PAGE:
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Best Business Commentary
“Most mergers fail,” says Andrew Ross Sorkin in The New York Times. Or at least “plenty of smart people” will tell you that. Bad managers are no longer “the blood-vessel-bursting screamer looking for a handle to fly off,” says Jared Sandberg in The Wall
F
or deals, don’t be late to the party

“Most mergers fail,” says Andrew Ross Sorkin in The New York Times. Or at least “plenty of smart people” will tell you that as if it’s a “bona fide fact.” But a new study suggests that deals done “at the very beginning of a merger cycle regularly succeed,” while me-too copycat deals “fall flat.” Apparently “most CEOs don’t have the guts” to buy when “everyone is running scared,” like in today’s volatile markets. But that is just the time to make an acquisition. So if they want to do well for themselves and their shareholders, “CEOs should stop being such scaredy-cats,” ignore the blood on the streets, and “go make a deal.”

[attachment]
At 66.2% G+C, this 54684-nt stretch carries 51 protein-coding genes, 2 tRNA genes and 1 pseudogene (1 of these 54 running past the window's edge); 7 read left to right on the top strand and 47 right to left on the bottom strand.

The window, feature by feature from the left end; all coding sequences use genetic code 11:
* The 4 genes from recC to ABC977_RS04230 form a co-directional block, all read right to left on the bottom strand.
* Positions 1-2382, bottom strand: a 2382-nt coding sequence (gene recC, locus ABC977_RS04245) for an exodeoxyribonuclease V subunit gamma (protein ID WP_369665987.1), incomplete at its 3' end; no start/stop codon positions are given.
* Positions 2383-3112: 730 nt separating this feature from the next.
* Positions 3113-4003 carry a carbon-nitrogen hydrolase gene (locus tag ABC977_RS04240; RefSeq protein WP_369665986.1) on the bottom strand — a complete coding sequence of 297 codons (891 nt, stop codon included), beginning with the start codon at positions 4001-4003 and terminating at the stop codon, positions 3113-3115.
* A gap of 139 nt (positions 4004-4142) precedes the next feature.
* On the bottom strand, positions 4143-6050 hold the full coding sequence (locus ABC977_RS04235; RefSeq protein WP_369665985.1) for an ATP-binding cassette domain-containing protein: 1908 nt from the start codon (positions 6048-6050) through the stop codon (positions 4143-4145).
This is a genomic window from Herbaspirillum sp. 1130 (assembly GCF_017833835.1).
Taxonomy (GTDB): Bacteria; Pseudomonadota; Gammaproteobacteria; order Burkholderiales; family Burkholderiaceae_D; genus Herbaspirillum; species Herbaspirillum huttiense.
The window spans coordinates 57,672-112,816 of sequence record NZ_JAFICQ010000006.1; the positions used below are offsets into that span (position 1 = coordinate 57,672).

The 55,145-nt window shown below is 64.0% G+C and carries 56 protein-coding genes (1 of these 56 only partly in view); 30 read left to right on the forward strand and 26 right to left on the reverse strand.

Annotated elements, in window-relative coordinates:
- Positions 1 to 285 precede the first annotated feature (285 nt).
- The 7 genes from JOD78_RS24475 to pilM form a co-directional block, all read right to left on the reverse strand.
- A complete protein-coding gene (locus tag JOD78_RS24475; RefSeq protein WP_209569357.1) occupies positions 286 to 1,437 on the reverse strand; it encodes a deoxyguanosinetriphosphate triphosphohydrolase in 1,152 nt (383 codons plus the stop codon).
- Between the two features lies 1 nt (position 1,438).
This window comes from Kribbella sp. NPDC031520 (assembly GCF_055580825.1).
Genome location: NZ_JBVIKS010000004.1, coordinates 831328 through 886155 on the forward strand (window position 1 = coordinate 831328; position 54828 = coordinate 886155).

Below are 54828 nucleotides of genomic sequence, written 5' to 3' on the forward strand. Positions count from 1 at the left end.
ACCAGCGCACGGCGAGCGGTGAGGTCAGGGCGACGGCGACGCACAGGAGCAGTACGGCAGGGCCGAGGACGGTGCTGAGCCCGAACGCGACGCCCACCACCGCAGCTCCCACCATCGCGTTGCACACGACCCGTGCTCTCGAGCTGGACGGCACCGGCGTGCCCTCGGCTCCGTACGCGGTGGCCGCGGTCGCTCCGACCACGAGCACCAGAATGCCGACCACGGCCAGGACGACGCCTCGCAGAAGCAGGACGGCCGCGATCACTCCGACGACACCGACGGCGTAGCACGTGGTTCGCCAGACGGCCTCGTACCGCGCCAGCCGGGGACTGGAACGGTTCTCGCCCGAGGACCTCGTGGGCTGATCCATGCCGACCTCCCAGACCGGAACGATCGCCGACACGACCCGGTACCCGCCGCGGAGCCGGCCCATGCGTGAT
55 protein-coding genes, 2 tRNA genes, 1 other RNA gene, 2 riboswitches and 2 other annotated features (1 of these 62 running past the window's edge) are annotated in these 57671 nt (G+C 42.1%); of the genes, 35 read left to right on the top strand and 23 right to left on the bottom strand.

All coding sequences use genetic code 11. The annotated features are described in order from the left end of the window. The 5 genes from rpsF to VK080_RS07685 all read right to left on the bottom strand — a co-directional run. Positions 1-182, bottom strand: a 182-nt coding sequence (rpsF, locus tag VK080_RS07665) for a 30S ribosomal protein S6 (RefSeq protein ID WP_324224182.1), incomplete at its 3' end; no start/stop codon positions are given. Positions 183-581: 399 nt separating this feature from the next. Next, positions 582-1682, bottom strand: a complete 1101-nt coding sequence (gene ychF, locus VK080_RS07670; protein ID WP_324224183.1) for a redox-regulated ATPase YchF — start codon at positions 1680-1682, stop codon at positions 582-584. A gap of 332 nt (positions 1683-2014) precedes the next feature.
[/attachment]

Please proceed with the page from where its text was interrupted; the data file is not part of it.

Managerial benign neglect

When we think of bad managers, says Jared Sandberg in The Wall Street Journal, we tend to “conjure images of the blood-vessel-bursting screamer looking for a handle to fly off.” But this type is “increasingly rare,” and the species that has followed it much “more insidious”: the “managers who won’t say a critical word to the staffers who need to hear it.” In trying to avoid conflict, these managers exchange short-term “kindness” for long-term “heartlessness.” Employees need honest feedback, and they don’t really appreciate “deceptive peace and quiet” about their performance. Departments suffer too, because “you can’t fix what you can’t say is broken.”

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